(pp. 51-64)

    After a long train trip from Paris, Rear Admiral Frank Schofield trudged up the stairs of his hotel in Geneva, La Residence, in the early evening of June 18, 1927. Small of stature, gray-haired, sixty-two years old, looking like “an emeritus professor of economics,” the humorless Schofield would call the hotel his home for the next six weeks.¹ President Coolidge’s invitation had suggested that the conference would convene three weeks earlier, on June 1, but it had been postponed to June 20 because the Japanese delegates pleaded for time and officials of the League of Nations asked for a delay...

    (pp. 65-80)

    All conferences come to an end, and so did the Geneva Naval Conference; the concern of the historian is how it happened. The enormously important problem of the limitation of arms, and, in 1927, the limitation specifically of naval arms, seemed to have a real chance of resolution in the 1920s; the first instance of this fortune had occurred in 1921-22 at Washington. The second, presumably, would take place at Geneva. The League of Nations was working feverishly on a somewhat larger program—the limitation of all arms, both on land and on sea. The League was pursuing this possibility...

    (pp. 81-105)

    The Geneva Conference of 1927 was disappointing generally to Americans, and especially so to many in Congress, who had been urging disarmament resolutions on presidents for years. It was dismaying also to many peace groups in the United States, Britain, and Japan, who, with varying success, began agitating for new disarmament measures. Between 1927 and 1930 these groups, especially in the United States, would go far in publicizing antiwar efforts, including disarmament.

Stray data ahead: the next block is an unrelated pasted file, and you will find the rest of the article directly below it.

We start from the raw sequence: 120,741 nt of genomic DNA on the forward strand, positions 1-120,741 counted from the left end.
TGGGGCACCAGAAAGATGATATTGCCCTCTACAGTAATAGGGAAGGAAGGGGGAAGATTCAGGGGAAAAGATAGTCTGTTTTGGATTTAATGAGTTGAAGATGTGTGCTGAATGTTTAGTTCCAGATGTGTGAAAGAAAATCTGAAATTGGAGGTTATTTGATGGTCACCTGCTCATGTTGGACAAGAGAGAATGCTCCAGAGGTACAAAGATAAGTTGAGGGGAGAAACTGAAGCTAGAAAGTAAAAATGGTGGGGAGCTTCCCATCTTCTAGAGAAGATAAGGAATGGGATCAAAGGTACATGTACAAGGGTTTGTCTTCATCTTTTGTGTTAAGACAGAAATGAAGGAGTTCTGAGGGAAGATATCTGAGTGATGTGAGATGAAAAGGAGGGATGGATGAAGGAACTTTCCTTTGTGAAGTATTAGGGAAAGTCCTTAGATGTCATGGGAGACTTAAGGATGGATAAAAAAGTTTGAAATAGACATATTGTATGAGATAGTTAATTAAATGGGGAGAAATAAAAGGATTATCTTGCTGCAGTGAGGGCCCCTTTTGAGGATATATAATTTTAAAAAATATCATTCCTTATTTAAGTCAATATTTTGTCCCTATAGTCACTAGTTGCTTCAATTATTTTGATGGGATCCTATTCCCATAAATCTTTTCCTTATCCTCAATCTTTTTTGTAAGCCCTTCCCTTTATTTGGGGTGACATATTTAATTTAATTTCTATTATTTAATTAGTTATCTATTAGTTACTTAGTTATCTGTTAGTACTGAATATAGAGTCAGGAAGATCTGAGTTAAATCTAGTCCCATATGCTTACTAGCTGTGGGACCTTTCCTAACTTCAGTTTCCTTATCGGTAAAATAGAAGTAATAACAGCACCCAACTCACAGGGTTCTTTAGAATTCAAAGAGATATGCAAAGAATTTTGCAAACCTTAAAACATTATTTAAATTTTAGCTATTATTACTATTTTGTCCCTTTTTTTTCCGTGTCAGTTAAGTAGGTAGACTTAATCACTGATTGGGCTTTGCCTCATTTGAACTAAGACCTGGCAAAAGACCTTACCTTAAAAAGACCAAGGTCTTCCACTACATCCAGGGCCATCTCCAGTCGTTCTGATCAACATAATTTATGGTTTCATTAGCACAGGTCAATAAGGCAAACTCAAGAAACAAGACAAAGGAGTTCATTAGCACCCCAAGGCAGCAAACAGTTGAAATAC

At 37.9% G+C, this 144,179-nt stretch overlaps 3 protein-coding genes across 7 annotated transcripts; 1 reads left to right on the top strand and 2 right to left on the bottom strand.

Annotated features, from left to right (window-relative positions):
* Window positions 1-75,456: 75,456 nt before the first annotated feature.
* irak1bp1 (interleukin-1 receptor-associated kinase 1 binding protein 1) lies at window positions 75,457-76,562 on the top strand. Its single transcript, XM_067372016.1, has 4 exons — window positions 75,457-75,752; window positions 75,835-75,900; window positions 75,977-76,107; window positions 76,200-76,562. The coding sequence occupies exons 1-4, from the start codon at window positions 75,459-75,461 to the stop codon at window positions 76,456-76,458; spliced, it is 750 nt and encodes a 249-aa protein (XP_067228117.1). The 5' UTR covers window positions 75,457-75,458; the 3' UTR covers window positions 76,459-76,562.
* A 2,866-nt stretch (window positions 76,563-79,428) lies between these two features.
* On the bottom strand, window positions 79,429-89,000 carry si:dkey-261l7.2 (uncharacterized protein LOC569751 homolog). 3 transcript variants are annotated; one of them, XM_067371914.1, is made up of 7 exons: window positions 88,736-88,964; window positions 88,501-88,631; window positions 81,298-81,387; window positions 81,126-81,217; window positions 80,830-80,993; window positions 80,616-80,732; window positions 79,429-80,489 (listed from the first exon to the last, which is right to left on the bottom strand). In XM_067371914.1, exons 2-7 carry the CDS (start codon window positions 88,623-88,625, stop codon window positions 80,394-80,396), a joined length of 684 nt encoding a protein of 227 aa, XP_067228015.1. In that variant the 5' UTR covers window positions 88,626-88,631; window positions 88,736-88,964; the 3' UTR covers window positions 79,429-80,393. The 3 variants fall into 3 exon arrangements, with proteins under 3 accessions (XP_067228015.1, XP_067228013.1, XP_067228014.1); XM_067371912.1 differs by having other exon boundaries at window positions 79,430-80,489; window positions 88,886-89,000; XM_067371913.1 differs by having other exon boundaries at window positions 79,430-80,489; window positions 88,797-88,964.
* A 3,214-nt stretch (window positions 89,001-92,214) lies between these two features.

Discouraged by the failure of the Geneva Conference, Frederick J. Libby, head of the National Council for the Prevention of War (NCPW), decided that the duty of the...

  10. Illustrations
    (pp. None)
    (pp. 106-132)

    As conferences go, the London Conference of 1930 was not much different from its predecessors concerning naval limitation, except that, unlike those of 1921-22 and 1927, the meeting in London turned into fine technical discussions that then threaded themselves out into political subtleties. The London Conference was far more technical-political than its forebears. In that lies its fascination.

    The negotiators at London, one must add, almost certainly did not realize the extent to which their understanding of both the technicalities and the politics was incomplete. In technical issues, for example, the importance of airplanes was not yet fully understood. Aircraft...

    (pp. 133-155)

    The years after the London Naval Conference, so far as they concerned naval disarmament and general limitation of armaments, were a disappointing time for arms control advocates, for not much came of this once-heralded idea. Indeed, the apogee of arms limitation turned out to be the meetings in London. Thereafter the industrial nations of the world found themselves forced to deal with the Great Depression, the economic debacle that began with the crash of the New York stock market in 1929. Production worldwide dropped in bewildering ways, accompanied by increasing unemployment. By the time economies began to turn up a...

    (pp. 156-163)

    In one of his last speeches during the presidential campaign of 1932, Herbert Hoover listed the accomplishments of his administration and emphasized disarmament—he had sought it, he said, because of his experiences in the world war. Having been so involved with the war, he beheld a personal responsibility to prevent another such cataclysm. Surely here was one of the primary reasons, perhaps even the sole reason, for the fascination of statesmen and publics with the limitation of naval armaments during the 1920s.

    There was in addition the economic reason for taking interest in disarmament. At the outset of the...

  14. NOTES
    (pp. 164-198)
    (pp. 199-213)
  16. INDEX
    (pp. 214-226)